This Month In The Garden – February 2020

Jeremy in the garden

How are your New Year resolutions going?  If paying more attention to the garden featured amongst them this is the time to start putting your resolve to the test. Busy times lie ahead and it is a good idea to get going as soon as possible.

The best place to start is with pruning. You can prune apples and pears much earlier than this but you do need to get it done by the end of February …

This is also the best month for pruning currants and gooseberries. Reduce last year’s growth by a third or so. You may find that a gooseberry bush is growing new little plants from ’layered’ branches and these should be cut away from the branch and grown on elsewhere (or potted up and given to someone else). Autumn fruiting raspberries should be cut down now to a few inches above ground level and they will fruit in the autumn this year. Summer fruiting raspberry canes need cutting back immediately after fruiting so don’t prune them now. This is, however, the right time for planting new raspberry canes. These should be cut back to grow new canes this year for fruiting next year. Clematis that flowered in the summer (generally, the larger flowered varieties) will be  a mass of tangled dead stems now but they will probably be showing green shoots. Cut the stems back just above a new shoot about a foot (30cm) above the ground.

It’s too early to do much in the way of sowing things but you can start tomatoes if you have  a heated green house. You can start salad crops, like early lettuce or radish, in  a cold green house either in seed trays or in a border in the green house. You can also start things in a seed tray on  a window sill but there is a danger that plants will grow straggly rather than being compact. Putting a foil-covered sheet of cardboard behind the seed tray will help to prevent this and keep plants growing straight.

If you have followed the current trend and left perennial flowers for their stems and seed heads during winter they will need cutting down. Flower beds can be weeded and the soil lightly turned over. Wait until the soil is not too wet before doing this. You can add compost as a mulch round plants and spread a general purpose fertiliser towards the end of the month or in March. This will be flowering time for hellebores and the flowers will show best If you cut back old foliage. Winter-flowering pansies in containers or hanging baskets should be dead-headed to prolong flowering. They will probably begin to flower more profusely now than during December or January. Dahlias that have been stored as dry tubers should be potted up in soil or compost, watered sparingly and put in the light  under frost free cover to start them into growth.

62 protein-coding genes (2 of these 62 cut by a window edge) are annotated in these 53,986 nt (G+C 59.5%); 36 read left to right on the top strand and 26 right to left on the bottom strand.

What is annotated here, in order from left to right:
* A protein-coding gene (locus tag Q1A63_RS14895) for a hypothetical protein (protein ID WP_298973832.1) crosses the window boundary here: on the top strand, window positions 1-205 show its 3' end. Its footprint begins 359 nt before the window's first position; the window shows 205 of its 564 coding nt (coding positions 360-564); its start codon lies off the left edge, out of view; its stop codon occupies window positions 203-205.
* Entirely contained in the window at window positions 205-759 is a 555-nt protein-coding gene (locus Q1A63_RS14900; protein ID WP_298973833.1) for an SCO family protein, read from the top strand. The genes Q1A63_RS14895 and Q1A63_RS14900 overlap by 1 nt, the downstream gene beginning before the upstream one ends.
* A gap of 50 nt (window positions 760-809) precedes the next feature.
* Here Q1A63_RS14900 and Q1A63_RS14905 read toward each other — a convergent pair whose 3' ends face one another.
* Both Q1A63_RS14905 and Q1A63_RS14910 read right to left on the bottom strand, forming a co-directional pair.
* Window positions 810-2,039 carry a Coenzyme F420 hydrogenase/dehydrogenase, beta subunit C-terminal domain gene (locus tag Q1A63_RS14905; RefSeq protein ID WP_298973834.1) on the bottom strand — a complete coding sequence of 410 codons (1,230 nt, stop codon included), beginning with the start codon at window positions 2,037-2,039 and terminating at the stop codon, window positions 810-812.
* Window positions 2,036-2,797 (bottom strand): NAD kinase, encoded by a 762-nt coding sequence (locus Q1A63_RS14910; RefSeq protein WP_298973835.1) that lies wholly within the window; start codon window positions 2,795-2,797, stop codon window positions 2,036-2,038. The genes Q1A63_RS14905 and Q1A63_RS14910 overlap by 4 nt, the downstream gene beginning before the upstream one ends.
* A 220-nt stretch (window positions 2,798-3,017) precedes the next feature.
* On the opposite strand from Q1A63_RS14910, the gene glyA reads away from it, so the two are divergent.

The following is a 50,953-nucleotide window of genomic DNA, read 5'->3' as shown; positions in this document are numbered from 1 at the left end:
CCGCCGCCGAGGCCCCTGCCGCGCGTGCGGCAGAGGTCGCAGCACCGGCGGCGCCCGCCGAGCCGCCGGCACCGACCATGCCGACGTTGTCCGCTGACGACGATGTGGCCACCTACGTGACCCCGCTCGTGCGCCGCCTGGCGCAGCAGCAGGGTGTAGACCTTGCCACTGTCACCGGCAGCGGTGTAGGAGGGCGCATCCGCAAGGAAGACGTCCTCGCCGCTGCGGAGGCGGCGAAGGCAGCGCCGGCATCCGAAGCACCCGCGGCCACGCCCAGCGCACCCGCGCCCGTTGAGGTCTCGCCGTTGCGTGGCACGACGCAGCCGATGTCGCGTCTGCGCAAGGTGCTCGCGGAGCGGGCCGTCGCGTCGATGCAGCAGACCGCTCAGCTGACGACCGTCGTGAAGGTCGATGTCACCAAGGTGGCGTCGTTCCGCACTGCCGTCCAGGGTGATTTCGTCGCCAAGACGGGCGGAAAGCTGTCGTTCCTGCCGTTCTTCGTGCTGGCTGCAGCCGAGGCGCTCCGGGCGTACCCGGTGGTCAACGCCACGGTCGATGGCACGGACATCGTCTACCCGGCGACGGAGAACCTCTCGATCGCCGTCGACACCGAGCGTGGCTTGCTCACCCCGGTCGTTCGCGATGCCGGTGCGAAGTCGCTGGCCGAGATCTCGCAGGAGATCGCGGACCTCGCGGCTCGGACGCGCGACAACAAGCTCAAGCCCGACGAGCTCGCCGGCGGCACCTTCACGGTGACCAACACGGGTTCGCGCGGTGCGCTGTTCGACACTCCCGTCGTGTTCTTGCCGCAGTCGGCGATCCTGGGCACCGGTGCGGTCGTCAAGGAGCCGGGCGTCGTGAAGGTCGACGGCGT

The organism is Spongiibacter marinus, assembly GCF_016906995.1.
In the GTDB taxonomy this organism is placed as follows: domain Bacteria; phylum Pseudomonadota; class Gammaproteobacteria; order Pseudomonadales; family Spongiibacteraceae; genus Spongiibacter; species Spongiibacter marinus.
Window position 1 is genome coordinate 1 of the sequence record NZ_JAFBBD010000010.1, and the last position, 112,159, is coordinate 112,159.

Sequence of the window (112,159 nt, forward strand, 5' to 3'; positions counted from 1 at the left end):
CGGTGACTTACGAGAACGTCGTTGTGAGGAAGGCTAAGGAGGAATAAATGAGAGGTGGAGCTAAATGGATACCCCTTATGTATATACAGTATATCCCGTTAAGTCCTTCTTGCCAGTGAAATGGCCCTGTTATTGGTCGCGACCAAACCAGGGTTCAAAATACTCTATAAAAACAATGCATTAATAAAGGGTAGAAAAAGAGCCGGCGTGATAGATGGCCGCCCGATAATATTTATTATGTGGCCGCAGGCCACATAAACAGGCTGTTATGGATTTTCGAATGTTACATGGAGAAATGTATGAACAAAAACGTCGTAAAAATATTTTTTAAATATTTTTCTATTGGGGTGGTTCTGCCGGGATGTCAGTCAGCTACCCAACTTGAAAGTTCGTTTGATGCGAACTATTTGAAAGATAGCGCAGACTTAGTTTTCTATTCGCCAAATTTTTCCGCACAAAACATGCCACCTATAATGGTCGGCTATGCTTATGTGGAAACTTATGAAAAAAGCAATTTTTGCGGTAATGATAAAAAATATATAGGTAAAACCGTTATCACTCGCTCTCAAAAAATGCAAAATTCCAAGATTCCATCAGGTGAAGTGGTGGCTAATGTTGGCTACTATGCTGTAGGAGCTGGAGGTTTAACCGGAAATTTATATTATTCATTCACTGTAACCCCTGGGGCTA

If the weather is fairly mild, grass may have started growing and can be mown on a high setting. If you haven’t had the mower serviced yet it needs to be done as soon as possible so that the mower is available when it is most needed. Fallen leaves should have been cleared up by now as dead leaves left in any quantity on a lawn will damage the grass.

If you have a pond and netted it to keep leaves out you can take the net off now. Clear out any leaves that have got into the water and cut back any foliage on the pond plants that has died. As the water warms up, blanket weed and duck weed will begin to do their evil thing and the sooner you start clearing it the better. It probably won’t go away but you can keep it under control.

In the vegetable garden use any remaining winter crops like leeks or sprouts. If you believe in winter digging get this finished and hoe over any areas cleared earlier. You can also spread garden compost on the cleared soil or warm it up with a covering of horticultural fleece or  with cloches or plastic tunnelling. If you plan to grow potatoes, the seed potatoes should be spread out in the light with the bulk of the eyes upwards to start the shoots developing (chitting).

Jeremy Arthern

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